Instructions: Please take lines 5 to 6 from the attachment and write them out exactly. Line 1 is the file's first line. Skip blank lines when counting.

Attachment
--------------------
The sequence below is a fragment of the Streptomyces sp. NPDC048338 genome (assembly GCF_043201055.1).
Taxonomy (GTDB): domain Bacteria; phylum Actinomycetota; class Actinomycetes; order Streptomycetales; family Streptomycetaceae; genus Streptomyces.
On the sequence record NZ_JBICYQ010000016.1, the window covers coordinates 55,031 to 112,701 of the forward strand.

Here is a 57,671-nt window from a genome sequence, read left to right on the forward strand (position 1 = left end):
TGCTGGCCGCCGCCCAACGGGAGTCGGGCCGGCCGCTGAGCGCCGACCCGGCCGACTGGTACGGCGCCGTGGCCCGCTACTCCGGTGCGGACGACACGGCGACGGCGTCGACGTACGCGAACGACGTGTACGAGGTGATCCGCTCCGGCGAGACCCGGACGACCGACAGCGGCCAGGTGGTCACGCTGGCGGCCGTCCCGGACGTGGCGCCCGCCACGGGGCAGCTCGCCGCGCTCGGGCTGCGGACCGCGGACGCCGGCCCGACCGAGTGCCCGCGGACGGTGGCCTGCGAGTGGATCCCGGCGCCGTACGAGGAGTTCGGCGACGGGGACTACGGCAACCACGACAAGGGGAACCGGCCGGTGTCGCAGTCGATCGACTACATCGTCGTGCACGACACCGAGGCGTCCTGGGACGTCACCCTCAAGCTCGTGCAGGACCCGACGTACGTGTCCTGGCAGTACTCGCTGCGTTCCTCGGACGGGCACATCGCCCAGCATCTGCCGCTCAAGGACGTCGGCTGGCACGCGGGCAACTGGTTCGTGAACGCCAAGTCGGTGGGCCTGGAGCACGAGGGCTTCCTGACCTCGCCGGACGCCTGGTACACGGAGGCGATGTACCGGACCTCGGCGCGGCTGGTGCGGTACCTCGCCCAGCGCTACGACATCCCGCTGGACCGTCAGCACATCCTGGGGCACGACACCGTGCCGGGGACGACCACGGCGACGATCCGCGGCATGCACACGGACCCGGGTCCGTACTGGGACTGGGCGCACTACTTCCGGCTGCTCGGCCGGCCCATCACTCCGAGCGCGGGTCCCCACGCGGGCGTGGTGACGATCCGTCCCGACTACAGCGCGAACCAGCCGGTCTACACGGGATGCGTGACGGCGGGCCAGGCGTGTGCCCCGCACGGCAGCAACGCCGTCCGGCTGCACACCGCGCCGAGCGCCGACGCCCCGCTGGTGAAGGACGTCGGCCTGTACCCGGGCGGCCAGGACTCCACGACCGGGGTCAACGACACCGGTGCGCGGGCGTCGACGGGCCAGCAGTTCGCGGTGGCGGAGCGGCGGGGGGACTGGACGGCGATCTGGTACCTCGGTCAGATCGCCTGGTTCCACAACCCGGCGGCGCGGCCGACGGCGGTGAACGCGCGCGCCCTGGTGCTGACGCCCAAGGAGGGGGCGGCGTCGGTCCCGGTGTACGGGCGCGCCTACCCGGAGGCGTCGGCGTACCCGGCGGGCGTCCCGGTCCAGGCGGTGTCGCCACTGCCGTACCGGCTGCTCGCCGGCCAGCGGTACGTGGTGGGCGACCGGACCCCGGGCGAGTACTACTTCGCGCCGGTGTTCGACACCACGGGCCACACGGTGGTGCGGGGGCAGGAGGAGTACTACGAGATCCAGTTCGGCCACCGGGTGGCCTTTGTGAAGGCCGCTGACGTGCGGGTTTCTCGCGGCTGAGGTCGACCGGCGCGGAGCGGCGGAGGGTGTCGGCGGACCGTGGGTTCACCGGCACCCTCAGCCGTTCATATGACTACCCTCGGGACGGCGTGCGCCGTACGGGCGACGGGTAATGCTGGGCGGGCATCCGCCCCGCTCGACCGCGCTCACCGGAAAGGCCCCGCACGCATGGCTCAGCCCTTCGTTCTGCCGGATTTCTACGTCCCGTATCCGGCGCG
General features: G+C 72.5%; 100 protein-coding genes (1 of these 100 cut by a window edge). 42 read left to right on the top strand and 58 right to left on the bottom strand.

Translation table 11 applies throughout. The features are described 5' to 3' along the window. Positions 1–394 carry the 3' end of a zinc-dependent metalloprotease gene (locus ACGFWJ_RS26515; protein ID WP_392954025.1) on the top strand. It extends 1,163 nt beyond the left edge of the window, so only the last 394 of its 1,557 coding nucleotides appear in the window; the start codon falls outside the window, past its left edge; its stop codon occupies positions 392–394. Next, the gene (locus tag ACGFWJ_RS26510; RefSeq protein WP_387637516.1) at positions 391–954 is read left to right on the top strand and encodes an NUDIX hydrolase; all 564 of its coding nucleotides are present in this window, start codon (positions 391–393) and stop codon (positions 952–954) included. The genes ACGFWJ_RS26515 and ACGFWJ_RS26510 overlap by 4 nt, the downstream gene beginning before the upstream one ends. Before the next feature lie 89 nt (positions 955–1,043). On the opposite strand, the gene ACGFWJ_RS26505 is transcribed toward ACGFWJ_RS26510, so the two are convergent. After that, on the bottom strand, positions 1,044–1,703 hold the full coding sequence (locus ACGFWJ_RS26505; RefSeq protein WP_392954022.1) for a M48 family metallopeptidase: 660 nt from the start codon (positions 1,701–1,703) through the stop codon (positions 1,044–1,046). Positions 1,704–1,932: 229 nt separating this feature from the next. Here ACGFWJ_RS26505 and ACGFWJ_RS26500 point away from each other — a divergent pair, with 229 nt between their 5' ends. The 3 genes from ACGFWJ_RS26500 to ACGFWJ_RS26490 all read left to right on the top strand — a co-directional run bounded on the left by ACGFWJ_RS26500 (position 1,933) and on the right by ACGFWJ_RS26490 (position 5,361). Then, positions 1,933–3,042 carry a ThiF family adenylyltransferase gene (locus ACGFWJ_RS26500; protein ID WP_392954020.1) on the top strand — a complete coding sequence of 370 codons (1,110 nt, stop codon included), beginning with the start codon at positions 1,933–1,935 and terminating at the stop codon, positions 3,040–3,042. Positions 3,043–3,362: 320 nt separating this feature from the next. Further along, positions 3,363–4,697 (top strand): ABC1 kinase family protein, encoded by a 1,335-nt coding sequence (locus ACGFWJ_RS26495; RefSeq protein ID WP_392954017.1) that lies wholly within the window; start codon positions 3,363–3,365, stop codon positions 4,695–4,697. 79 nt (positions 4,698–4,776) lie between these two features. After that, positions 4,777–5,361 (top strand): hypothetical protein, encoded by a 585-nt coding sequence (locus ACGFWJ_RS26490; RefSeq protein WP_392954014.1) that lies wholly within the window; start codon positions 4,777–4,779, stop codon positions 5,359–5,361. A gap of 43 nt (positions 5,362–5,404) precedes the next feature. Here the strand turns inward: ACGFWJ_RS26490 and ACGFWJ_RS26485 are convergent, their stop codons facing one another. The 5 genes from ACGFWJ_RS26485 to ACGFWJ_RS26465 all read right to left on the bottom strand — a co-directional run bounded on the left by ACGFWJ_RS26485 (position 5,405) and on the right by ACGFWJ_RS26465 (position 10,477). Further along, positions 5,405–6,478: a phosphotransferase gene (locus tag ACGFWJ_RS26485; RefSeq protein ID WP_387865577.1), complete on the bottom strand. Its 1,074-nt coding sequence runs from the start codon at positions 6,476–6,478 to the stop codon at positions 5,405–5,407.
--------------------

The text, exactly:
TGCTGGCCGCCGCCCAACGGGAGTCGGGCCGGCCGCTGAGCGCCGACCCGGCCGACTGGTACGGCGCCGTGGCCCGCTACTCCGGTGCGGACGACACGGCGACGGCGTCGACGTACGCGAACGACGTGTACGAGGTGATCCGCTCCGGCGAGACCCGGACGACCGACAGCGGCCAGGTGGTCACGCTGGCGGCCGTCCCGGACGTGGCGCCCGCCACGGGGCAGCTCGCCGCGCTCGGGCTGCGGACCGCGGACGCCGGCCCGACCGAGTGCCCGCGGACGGTGGCCTGCGAGTGGATCCCGGCGCCGTACGAGGAGTTCGGCGACGGGGACTACGGCAACCACGACAAGGGGAACCGGCCGGTGTCGCAGTCGATCGACTACATCGTCGTGCACGACACCGAGGCGTCCTGGGACGTCACCCTCAAGCTCGTGCAGGACCCGACGTACGTGTCCTGGCAGTACTCGCTGCGTTCCTCGGACGGGCACATCGCCCAGCATCTGCCGCTCAAGGACGTCGGCTGGCACGCGGGCAACTGGTTCGTGAACGCCAAGTCGGTGGGCCTGGAGCACGAGGGCTTCCTGACCTCGCCGGACGCCTGGTACACGGAGGCGATGTACCGGACCTCGGCGCGGCTGGTGCGGTACCTCGCCCAGCGCTACGACATCCCGCTGGACCGTCAGCACATCCTGGGGCACGACACCGTGCCGGGGACGACCACGGCGACGATCCGCGGCATGCACACGGACCCGGGTCCGTACTGGGACTGGGCGCACTACTTCCGGCTGCTCGGCCGGCCCATCACTCCGAGCGCGGGTCCCCACGCGGGCGTGGTGACGATCCGTCCCGACTACAGCGCGAACCAGCCGGTCTACACGGGATGCGTGACGGCGGGCCAGGCGTGTGCCCCGCACGGCAGCAACGCCGTCCGGCTGCACACCGCGCCGAGCGCCGACGCCCCGCTGGTGAAGGACGTCGGCCTGTACCCGGGCGGCCAGGACTCCACGACCGGGGTCAACGACACCGGTGCGCGGGCGTCGACGGGCCAGCAGTTCGCGGTGGCGGAGCGGCGGGGGGACTGGACGGCGATCTGGTACCTCGGTCAGATCGCCTGGTTCCACAACCCGGCGGCGCGGCCGACGGCGGTGAACGCGCGCGCCCTGGTGCTGACGCCCAAGGAGGGGGCGGCGTCGGTCCCGGTGTACGGGCGCGCCTACCCGGAGGCGTCGGCGTACCCGGCGGGCGTCCCGGTCCAGGCGGTGTCGCCACTGCCGTACCGGCTGCTCGCCGGCCAGCGGTACGTGGTGGGCGACCGGACCCCGGGCGAGTACTACTTCGCGCCGGTGTTCGACACCACGGGCCACACGGTGGTGCGGGGGCAGGAGGAGTACTACGAGATCCAGTTCGGCCACCGGGTGGCCTTTGTGAAGGCCGCTGACGTGCGGGTTTCTCGCGGCTGAGGTCGACCGGCGCGGAGCGGCGGAGGGTGTCGGCGGACCGTGGGTTCACCGGCACCCTCAGCCGTTCATATGACTACCCTCGGGACGGCGTGCGCCGTACGGGCGACGGGTAATGCTGGGCGGGCATCCGCCCCGCTCGACCGCGCTCACCGGAAAGGCCCCGCACGCATGGCTCAGCCCTTCGTTCTGCCGGATTTCTACGTCCCGTATCCGGCGCG
General features: G+C 72.5%; 100 protein-coding genes (1 of these 100 cut by a window edge). 42 read left to right on the top strand and 58 right to left on the bottom strand.